So above is a pic of my studio.
This is a POV shot from me sitting on the sofa bed at the back of my studio listening to music after I’ve finished work for the week. Those who know me won’t be at all surprised to see just how messy it is.
And this is the thought that stuck me. I really enjoy being in this room.
Over the last few weeks I’ve been avoiding coming into this room if I’m not working (not difficult as it’s on a different floor to the rest of the house) just to give myself a bit of a work/life balance partition. But this view is very different to the one I get when I’m sitting in my chair facing the monitors. Staying up here after hours this evening has reminded me that I find this a really comfortable space. Helen very rarely comes up here, so it’s pretty much exactly as I want it to be, and obviously that makes it a great place for me to work.
I can’t emphasise enough the importance for creative people to be comfortable in your workspace. If something in your space is putting you on edge it takes away from your creative juices and you can’t give 100%. I like my mess, Helen hates it. Every Monday before she starts work she spends an hour cleaning and hoovering her studio before she can relax in it and get on with her work. That’s fine for her, it sounds like a nightmare to me; she can’t work in my mess. Whatever our creative job may be, we not only need to make sure our studios contain everything we need to do our jobs, we also need to make sure our environments are a happy place for us to work in – whatever that means they look like.
On my studio tickling tours I’ve seen all sorts of studios from the Heath-Robinson-esque to the purpose built almost-an-anechoic-chamber that required a second, third and fourth mortgage. For audio production it doesn’t really matter what it looks like, it’s how it sounds that’s important. But in order for you to perform at your best all the distractions need to be removed, so although fastening duvets to the walls does work as acoustic treatment it’s not for everyone. Some people appreciate the cost saving that such rudimentary treatment offers, others need a more pleasing aesthetic to be able to perform well. The only right or wrong is recognising what you need in order to be at your best and making it happen. Obviously that doesn’t just apply to voiceovers and/or audio studios. There is a bit of a cliché about ad agency and creative marketers having table football tables, beanbags and hammocks in the offices, and it’s all part of the same sphere – you’re at your creative best when you’re happy and relaxed (unless you’re a Blues singer – then you need a woman who constantly leaves you and a compulsion to hang around traffic intersections). It’s not an easy thing being creative-to-order. We all have days when we’re inspired, and other days that prove fruitless (like me taking four attempts to write this blog). Being creative-to-order is a difficult business model, but it’s one we’ve been compelled to follow. There’s no room in our business model for anything approaching Sick Building Syndrome or SAD.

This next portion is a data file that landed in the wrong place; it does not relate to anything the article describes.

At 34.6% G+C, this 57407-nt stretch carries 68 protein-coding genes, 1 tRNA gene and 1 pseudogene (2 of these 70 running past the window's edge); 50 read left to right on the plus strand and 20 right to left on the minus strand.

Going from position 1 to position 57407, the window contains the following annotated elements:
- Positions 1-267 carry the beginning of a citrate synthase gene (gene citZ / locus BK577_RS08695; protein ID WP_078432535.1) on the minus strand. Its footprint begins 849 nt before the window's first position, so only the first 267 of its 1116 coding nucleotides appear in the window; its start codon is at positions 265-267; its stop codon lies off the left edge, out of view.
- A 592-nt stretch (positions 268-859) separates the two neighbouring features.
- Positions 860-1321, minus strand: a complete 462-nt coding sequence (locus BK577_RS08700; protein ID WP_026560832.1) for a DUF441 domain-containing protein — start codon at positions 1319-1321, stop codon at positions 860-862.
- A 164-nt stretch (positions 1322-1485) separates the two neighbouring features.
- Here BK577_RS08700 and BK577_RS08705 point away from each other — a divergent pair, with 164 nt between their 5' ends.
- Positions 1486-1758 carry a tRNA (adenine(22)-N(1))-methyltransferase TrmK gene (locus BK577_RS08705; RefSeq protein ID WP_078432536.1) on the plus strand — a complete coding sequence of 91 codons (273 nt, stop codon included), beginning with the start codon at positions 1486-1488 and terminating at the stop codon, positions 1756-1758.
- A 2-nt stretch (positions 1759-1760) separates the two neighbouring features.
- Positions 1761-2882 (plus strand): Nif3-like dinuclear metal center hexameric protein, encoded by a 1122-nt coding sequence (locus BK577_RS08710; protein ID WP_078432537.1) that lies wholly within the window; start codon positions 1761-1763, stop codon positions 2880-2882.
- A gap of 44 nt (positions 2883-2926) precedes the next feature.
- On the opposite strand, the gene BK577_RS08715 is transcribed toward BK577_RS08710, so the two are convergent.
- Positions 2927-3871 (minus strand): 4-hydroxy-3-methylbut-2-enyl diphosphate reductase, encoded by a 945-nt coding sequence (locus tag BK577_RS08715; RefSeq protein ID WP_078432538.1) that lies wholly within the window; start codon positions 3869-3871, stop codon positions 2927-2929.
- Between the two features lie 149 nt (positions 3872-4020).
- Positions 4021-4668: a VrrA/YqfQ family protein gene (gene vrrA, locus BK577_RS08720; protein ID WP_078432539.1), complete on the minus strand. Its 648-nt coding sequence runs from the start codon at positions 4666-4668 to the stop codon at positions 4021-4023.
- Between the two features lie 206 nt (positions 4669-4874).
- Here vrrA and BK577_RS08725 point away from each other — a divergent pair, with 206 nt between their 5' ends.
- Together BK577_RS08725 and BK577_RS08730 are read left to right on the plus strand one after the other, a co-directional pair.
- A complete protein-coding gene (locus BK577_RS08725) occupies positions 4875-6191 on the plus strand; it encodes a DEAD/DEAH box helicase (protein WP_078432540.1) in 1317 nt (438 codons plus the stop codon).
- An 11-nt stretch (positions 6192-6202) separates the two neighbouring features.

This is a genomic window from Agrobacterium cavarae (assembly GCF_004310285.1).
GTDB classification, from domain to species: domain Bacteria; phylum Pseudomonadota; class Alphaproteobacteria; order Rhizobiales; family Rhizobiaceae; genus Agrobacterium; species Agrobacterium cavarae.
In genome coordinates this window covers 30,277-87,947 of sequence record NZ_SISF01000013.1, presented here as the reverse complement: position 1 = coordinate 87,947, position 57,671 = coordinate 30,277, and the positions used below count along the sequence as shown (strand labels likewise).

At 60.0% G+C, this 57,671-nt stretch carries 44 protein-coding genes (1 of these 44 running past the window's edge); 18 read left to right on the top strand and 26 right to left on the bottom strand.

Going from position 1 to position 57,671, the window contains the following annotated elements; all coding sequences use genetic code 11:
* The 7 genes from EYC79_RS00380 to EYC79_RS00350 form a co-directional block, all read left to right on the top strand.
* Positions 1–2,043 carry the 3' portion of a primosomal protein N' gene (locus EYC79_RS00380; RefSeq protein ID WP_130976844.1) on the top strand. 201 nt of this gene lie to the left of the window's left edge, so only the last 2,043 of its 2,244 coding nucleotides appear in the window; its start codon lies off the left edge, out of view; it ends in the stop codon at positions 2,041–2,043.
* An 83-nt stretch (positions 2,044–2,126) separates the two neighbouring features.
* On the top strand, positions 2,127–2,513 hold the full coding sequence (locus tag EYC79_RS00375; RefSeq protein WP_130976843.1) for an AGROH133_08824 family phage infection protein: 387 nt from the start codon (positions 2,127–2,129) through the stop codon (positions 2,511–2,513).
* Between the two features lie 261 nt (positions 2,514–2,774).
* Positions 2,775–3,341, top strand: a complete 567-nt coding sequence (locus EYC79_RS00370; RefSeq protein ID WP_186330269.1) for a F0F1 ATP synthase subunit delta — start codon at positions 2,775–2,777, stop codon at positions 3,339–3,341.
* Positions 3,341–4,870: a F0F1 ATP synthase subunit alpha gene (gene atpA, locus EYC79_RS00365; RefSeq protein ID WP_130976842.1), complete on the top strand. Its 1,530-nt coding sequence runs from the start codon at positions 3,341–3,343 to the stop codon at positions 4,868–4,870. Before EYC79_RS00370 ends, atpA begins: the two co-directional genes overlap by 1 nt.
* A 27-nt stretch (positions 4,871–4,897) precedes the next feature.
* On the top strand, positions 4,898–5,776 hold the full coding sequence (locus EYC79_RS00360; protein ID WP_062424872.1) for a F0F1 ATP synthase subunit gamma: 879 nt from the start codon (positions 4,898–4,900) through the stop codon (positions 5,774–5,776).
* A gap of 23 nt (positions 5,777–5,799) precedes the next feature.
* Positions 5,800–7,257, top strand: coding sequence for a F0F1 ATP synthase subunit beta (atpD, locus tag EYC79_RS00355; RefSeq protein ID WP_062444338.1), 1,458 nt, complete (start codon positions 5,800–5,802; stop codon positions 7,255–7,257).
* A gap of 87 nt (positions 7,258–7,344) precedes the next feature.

The upshot of all this is that, yes we need to spend money on recording equipment to do our jobs, and yes we need to spend money on acoustic treatment to make sure our recordings sound professional. But we also need to spend time and money personalising our spaces. All those little nick-knacks that your partner hates should be in your studio if they make you happy, the photo of your in-laws should be removed if they wind you up. Your space should be your space, it should be somewhere you want to just hang out in. It should be an old friend. It should be dependable, it should make you laugh. It should be a refuge, a source of strength and a confidant.
TL;DR Everyone should have a sofa bed in their studio.